Driving Under Drug Influence

In New Jersey, cases involving driving under the influence of drugs are prosecuted in much the same way as DWI cases involving alcohol. The key is whether the drug causes a sufficient level of mental or physical impairment at the time of driving.

Being under the influence of either alcohol or drugs is defined as physical or mental impairment such that the driver is not able to drive with the same caution as a sober person of ordinary prudence under the same or similar circumstances. Depending on the case, it may not matter whether the drug is legal or illegal, prescribed or over-the-counter. It is possible to be convicted of driving under the influence of cold medicine, cocaine or any other substance (whether legal or not) that causes impairment. Many people mistakenly believe that if a doctor prescribes a drug, they are allowed to drive while taking this drug. This can be a mistake with rather severe consequences.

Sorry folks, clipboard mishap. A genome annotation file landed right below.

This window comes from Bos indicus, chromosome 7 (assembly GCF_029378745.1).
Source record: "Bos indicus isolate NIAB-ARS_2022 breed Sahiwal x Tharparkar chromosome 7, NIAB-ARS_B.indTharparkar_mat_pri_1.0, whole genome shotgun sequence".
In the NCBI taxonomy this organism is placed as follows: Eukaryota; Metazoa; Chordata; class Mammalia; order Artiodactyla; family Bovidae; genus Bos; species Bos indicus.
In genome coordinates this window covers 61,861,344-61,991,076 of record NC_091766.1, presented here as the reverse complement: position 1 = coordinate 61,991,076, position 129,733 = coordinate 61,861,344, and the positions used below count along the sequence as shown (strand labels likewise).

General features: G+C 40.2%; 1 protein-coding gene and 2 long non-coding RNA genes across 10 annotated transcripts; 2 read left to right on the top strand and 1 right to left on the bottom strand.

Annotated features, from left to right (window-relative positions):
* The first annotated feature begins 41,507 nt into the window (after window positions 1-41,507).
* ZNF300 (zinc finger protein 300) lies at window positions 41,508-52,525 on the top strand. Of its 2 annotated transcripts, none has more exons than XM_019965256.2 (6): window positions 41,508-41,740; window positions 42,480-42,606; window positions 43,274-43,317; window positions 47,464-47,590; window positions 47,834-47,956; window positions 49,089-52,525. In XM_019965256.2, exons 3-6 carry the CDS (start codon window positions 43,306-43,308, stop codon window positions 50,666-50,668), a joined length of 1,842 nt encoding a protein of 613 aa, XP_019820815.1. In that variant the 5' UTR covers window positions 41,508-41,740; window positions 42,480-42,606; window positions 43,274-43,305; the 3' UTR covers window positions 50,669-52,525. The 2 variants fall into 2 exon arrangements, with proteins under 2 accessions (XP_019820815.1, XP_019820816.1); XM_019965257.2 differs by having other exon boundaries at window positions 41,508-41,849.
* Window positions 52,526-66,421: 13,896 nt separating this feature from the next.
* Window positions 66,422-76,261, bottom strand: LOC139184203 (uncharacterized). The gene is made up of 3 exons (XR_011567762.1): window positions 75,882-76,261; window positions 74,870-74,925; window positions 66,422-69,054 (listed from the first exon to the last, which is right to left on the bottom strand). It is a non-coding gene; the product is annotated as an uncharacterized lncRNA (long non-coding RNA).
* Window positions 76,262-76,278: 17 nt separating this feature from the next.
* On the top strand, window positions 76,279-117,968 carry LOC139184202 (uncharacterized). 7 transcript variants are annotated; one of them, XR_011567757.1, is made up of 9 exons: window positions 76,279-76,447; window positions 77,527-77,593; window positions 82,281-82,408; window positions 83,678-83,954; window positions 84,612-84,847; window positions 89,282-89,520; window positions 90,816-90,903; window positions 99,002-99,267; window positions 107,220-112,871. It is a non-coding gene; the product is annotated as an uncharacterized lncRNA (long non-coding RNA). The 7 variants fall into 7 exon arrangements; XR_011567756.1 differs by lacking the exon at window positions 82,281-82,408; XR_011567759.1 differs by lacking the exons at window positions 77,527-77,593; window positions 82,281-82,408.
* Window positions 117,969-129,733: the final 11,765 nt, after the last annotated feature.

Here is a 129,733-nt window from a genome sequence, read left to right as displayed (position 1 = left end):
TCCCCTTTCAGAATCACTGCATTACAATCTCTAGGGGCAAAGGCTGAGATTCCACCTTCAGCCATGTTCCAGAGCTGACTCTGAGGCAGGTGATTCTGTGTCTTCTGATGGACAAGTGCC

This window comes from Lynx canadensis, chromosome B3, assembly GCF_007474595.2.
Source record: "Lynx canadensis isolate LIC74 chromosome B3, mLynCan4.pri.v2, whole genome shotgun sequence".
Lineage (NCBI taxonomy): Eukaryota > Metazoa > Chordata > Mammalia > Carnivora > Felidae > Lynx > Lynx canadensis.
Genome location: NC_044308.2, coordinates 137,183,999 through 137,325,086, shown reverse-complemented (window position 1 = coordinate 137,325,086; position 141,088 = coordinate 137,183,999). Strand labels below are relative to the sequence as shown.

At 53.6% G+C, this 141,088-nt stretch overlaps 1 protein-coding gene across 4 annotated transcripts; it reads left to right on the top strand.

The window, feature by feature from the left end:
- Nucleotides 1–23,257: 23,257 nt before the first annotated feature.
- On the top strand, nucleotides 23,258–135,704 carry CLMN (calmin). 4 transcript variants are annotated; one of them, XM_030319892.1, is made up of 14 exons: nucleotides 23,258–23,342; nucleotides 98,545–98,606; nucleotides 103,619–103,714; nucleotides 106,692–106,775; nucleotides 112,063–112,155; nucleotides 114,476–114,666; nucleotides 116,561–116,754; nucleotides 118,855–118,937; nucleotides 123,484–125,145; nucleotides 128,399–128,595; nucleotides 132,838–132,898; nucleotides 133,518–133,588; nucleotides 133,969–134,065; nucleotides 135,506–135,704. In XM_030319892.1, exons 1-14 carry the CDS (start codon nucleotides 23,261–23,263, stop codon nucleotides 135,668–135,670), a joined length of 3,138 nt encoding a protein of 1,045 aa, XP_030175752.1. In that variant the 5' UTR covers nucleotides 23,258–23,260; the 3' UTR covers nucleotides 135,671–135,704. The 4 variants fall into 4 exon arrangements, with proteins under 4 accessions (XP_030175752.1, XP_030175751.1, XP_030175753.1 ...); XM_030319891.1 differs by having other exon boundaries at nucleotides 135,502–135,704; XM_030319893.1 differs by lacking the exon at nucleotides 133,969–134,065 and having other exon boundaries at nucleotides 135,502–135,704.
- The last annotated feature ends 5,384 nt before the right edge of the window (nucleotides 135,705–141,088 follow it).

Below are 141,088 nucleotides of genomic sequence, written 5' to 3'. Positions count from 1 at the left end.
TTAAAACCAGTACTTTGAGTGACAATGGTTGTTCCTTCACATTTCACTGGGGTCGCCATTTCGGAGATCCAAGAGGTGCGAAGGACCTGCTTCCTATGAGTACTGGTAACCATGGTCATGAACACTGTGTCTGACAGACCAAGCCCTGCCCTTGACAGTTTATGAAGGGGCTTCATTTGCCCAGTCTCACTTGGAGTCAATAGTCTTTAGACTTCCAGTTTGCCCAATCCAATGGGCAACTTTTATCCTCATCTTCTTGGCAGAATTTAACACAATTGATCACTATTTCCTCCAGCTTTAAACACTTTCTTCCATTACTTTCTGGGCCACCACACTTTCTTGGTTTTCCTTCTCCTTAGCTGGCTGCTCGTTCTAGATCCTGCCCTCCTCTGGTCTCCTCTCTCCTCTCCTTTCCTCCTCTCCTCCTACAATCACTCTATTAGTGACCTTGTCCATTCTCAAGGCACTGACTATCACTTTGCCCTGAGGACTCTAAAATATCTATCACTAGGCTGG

Unlike DWI alcohol cases, there is no numerical blood measurement (“per se” limit) involving drugs. The prosecutor will try to prove the motorist was driving under the influence of drugs by introducing evidence related to driving patterns, physical signs and symptoms, Field Sobriety Test performance and chemical test results, if available. There are certain law enforcement officers who have received training to assist in determining whether or not someone is under the influence of drugs. They are called DREs, or Drug Recognition Evaluators. DREs are brought in to examine a suspected motorist and are supposed to follow certain protocols in their evaluations. A skilled DWI defense lawyer is often able to demonstrate that proper evaluation procedures were not followed, that the supposed signs and symptoms of impairment were ambiguous or that the signs and symptoms

examined by the DREs were just as consistent with non-impairment as they would be with impairment.

Being convicted of driving under the influence of alcohol or drugs can have serious and lifelong consequences. The first step in avoiding these consequences, or cushioning their impact, is consultation with a DWI defense lawyer who is skilled in shielding his or her clients

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